Japanese Americans: The History and Culture of a People. Edited by Jonathan H. X. Lee. Santa Barbara, CA: ABC-CLIO, 2017. 462 p. Acid-free $105 (ISBN 978-1-4408-4189-7). E-book Available (978-1-4408-4190-3), call for pricing.

Japanese Americans: The History and Culture of a People is a single-volume comprehensive resource that addresses many aspects of Japanese American history and culture, and “reveals the long, hard, and aching struggling of Japanese Americans to be treated as Americans” (xiii–xiv). Editor Jonathan H. X. Lee begins the preface with a brief overview of Executive Order 9066 authorized by President Franklin D. Roosevelt in 1942, which enforced a mass incarceration and relocation of approximately 120,000 Japanese Americans. Lee compares this to the modern-day Executive Order 13769, “Protecting the Nation from Foreign Terrorist Entry into the United States” issued by President Donald Trump, which is the travel ban that prevents seven Muslim-majority countries from entry into the United States.

This work is organized into four parts that cover Japanese Americans’ emigration to the United States, political involvement and economic endeavors, cultural heritage and religious traditions, and their contributions to the arts, literature, popular culture, and sports. A table of contents lists all the entries alphabetically under each part. Each part begins with a historical overview, and the entries cover key events, places, and figures that capture the unique and complicated experiences which have shaped the Japanese American identity. Broad subjects like “Japanese American Exclusion,” “Buddhist Churches of America,” and “Japanese Transnational Identity,” are addressed, while other entries cover specific topics like the “No-No Boys,” “Yamato Colony of California,” and “Floral Arrangements/Ikebana.” The entries were written by seventy-six contributors and their institutional affiliations are listed at the end of the book. Entries conclude with “See also” cross-references to related articles and suggestions for “Further Reading.” These along with a separate extensive “Selected Bibliography” allow for more in-depth exploration. Additionally, a detailed “Chronology of Japanese American History” is included following the preface, and the work concludes with the text of fifteen primary documents, such as “The Treaty of Kanagawa, March 31, 1854,” “Immigration Act of 1917,” and the “Executive Order 9066, February 19, 1942.”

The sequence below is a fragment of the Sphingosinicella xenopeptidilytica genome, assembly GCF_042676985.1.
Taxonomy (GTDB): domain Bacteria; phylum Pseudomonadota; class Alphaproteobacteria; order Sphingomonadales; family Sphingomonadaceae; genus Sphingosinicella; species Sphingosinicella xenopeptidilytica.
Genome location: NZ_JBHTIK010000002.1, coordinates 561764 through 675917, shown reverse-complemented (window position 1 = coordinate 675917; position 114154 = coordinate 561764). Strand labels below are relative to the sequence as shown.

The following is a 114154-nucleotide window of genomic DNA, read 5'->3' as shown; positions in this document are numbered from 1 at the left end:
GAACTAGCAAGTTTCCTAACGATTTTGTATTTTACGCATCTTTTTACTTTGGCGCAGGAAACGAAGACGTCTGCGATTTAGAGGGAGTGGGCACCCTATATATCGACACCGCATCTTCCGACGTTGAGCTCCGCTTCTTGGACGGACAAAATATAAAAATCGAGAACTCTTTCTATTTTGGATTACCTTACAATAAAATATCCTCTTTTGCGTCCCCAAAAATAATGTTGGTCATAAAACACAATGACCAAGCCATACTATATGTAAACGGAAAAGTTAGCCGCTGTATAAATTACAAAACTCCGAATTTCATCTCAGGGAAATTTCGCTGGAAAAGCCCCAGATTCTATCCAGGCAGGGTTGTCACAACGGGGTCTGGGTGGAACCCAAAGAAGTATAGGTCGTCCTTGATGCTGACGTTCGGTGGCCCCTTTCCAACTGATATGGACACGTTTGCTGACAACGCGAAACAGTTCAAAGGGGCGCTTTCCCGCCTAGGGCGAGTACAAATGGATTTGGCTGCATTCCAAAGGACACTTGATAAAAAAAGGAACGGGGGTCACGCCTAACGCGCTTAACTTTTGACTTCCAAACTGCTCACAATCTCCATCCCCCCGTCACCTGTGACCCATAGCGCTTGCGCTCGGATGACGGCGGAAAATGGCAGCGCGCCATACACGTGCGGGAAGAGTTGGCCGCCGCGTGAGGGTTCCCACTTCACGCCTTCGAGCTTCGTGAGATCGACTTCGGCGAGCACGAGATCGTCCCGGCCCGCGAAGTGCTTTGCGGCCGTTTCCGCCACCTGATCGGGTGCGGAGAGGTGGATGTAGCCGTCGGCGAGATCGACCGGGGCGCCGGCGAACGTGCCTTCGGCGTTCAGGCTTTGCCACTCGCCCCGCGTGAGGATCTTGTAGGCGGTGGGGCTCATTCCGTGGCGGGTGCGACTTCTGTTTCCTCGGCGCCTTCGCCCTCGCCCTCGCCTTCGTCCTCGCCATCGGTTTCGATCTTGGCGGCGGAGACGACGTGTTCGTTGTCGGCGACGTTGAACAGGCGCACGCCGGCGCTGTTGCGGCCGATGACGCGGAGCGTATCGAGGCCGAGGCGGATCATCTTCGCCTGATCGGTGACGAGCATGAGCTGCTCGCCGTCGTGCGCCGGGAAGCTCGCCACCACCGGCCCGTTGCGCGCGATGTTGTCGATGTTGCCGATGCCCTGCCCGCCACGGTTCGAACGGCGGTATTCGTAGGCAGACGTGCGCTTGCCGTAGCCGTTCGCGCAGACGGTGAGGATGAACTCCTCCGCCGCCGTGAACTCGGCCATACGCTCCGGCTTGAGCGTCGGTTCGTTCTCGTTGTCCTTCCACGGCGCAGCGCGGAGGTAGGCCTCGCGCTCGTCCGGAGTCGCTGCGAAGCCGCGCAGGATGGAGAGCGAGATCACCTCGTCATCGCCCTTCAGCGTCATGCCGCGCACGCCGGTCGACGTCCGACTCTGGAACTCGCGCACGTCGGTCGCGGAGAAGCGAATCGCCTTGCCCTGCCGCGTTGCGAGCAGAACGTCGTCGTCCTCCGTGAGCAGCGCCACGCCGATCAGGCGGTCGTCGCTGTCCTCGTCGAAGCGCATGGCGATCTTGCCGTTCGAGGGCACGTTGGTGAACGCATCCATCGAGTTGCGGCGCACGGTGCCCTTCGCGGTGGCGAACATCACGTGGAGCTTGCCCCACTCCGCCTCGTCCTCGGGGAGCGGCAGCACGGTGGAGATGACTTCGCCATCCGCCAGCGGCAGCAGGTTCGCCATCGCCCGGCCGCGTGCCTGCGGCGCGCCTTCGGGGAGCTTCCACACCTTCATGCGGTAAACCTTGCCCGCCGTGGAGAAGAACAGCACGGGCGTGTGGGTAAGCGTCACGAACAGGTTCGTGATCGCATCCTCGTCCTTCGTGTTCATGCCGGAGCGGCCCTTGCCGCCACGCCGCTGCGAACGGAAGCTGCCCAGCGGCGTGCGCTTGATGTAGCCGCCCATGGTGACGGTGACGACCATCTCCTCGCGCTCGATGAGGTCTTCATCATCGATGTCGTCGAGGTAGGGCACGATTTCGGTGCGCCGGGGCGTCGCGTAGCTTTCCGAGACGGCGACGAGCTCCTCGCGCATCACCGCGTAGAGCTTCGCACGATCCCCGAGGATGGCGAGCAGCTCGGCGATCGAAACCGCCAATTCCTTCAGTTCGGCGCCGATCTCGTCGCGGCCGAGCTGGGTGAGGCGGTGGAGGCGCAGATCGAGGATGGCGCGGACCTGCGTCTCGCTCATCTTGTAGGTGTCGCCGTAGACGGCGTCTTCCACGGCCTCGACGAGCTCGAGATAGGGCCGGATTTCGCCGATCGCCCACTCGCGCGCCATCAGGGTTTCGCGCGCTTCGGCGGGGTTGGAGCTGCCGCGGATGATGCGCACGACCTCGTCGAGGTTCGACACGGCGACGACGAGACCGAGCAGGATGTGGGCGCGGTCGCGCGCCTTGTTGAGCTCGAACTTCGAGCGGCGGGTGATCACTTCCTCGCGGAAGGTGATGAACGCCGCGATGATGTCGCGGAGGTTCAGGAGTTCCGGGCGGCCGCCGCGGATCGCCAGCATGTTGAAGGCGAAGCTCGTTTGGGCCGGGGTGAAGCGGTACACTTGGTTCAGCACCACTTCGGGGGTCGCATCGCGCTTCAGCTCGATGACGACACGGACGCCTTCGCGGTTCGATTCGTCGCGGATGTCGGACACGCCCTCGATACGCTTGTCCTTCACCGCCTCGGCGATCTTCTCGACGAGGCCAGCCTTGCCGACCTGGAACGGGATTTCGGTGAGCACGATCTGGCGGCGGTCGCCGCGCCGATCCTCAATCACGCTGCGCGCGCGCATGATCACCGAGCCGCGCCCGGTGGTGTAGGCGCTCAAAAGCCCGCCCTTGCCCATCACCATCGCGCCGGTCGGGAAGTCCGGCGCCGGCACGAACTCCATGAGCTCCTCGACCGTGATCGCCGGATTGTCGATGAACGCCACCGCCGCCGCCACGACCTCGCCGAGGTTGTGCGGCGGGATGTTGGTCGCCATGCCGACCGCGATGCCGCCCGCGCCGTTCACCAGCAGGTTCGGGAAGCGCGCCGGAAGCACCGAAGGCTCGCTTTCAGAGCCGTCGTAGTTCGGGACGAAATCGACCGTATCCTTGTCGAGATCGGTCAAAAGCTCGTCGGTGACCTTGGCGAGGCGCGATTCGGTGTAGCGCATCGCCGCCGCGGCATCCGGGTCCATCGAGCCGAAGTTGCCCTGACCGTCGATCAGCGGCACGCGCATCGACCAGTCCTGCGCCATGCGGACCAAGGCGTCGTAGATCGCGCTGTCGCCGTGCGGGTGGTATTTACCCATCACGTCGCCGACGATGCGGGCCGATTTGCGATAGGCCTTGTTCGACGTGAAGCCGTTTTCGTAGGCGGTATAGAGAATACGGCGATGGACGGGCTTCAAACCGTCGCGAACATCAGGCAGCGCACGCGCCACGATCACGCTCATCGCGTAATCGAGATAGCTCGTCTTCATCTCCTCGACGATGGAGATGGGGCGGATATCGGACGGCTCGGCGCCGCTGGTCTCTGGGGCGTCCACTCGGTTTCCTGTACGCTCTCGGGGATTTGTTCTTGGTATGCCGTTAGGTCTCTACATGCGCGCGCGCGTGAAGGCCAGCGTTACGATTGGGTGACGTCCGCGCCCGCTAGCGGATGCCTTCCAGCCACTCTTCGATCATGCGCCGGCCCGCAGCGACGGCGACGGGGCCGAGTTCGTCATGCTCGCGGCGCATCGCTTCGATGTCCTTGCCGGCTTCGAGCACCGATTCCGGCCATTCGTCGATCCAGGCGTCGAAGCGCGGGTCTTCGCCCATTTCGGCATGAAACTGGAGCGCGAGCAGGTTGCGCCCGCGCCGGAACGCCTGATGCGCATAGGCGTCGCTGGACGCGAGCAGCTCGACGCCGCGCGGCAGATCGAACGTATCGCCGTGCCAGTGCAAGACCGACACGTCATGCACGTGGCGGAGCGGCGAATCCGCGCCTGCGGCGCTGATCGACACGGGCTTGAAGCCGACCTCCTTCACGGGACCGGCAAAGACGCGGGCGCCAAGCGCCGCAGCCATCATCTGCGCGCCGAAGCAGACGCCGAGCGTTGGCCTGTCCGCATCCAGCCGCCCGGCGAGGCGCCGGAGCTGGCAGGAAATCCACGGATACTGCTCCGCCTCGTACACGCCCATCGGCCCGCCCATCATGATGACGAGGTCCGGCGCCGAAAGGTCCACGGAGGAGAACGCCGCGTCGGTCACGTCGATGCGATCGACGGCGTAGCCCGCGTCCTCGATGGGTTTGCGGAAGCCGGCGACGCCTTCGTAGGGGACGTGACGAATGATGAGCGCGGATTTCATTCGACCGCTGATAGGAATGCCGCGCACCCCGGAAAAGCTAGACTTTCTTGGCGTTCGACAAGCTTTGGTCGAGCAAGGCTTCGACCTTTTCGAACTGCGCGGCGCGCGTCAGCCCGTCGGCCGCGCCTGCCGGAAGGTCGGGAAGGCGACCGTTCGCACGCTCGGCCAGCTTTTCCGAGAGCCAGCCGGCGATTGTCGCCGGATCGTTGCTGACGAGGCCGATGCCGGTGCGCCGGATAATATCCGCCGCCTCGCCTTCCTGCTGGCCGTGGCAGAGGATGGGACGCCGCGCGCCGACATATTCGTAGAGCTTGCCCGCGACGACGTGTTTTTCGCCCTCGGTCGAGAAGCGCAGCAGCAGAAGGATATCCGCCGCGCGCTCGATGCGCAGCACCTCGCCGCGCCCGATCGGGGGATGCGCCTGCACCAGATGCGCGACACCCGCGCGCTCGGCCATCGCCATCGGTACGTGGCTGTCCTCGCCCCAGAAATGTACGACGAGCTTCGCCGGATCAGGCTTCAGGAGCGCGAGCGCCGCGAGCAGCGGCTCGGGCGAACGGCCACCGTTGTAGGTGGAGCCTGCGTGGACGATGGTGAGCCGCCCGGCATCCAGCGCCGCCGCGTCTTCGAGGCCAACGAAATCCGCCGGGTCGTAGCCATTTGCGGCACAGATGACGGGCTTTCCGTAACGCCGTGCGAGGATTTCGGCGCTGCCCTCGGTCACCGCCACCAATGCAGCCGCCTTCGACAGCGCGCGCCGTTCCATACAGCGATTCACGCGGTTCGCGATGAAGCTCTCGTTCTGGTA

Many libraries may already own Brian Niiya’s single-volume Encyclopedia of Japanese American History: An A-to-Z Reference from 1868 to the Present, published in 1993 by Facts on File in partnership with the Japanese American National Museum, with an updated edition published in 2001. This encyclopedia was one of the first of its kind to provide a comprehensive overview of the Japanese American experience. The entries in this encyclopedia are arranged alphabetically by title, making Japanese Americans: The History and Culture of a People a little easier to browse since the entries are thematically organized. But overall, these encyclopedias complement each other and could be used concurrently to gain an even richer understanding.

Lee fears that history is repeating itself but believes with learning and (re)educating ourselves of past oppressions, forward progress and change is achievable. Lee hopes that Japanese Americans: The History and Culture of a People “will be a useful resource for students who wish to learn about the contribution and history of Japanese Americans,” so that “we remember our history and use it to guide our future as a country of immigrants, a place where liberty, freedom, and the pursuit of happiness is available to all” (xv). Japanese Americans: The History and Culture of a People is highly recommended and would be a welcome and valuable addition to any academic or public library.—Megan Coder, Associate Librarian, State University of New York at New Paltz


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